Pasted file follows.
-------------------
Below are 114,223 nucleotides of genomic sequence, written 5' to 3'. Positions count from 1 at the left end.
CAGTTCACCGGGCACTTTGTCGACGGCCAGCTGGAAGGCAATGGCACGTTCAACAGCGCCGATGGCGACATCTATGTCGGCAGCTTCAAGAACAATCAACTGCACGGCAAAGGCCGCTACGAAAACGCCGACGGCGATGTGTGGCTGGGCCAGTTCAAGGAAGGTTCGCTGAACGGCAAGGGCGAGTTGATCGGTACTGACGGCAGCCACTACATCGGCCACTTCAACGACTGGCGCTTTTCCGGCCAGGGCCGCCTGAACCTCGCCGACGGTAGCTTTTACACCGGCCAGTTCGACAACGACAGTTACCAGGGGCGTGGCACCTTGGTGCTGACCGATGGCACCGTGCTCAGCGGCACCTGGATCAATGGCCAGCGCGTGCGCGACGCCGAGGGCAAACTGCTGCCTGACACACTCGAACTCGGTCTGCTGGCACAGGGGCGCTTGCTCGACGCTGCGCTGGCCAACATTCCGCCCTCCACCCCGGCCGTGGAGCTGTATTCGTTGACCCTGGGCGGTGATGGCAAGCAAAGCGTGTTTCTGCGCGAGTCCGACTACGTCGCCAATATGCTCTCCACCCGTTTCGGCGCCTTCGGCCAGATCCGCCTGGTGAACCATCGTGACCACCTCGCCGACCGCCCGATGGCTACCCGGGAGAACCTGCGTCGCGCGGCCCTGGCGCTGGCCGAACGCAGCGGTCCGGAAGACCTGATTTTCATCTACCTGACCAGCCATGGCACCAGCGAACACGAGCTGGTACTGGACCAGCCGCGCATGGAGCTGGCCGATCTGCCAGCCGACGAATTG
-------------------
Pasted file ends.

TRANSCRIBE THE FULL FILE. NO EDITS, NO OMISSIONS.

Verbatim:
Below are 114,223 nucleotides of genomic sequence, written 5' to 3'. Positions count from 1 at the left end.
CAGTTCACCGGGCACTTTGTCGACGGCCAGCTGGAAGGCAATGGCACGTTCAACAGCGCCGATGGCGACATCTATGTCGGCAGCTTCAAGAACAATCAACTGCACGGCAAAGGCCGCTACGAAAACGCCGACGGCGATGTGTGGCTGGGCCAGTTCAAGGAAGGTTCGCTGAACGGCAAGGGCGAGTTGATCGGTACTGACGGCAGCCACTACATCGGCCACTTCAACGACTGGCGCTTTTCCGGCCAGGGCCGCCTGAACCTCGCCGACGGTAGCTTTTACACCGGCCAGTTCGACAACGACAGTTACCAGGGGCGTGGCACCTTGGTGCTGACCGATGGCACCGTGCTCAGCGGCACCTGGATCAATGGCCAGCGCGTGCGCGACGCCGAGGGCAAACTGCTGCCTGACACACTCGAACTCGGTCTGCTGGCACAGGGGCGCTTGCTCGACGCTGCGCTGGCCAACATTCCGCCCTCCACCCCGGCCGTGGAGCTGTATTCGTTGACCCTGGGCGGTGATGGCAAGCAAAGCGTGTTTCTGCGCGAGTCCGACTACGTCGCCAATATGCTCTCCACCCGTTTCGGCGCCTTCGGCCAGATCCGCCTGGTGAACCATCGTGACCACCTCGCCGACCGCCCGATGGCTACCCGGGAGAACCTGCGTCGCGCGGCCCTGGCGCTGGCCGAACGCAGCGGTCCGGAAGACCTGATTTTCATCTACCTGACCAGCCATGGCACCAGCGAACACGAGCTGGTACTGGACCAGCCGCGCATGGAGCTGGCCGATCTGCCAGCCGACGAATTG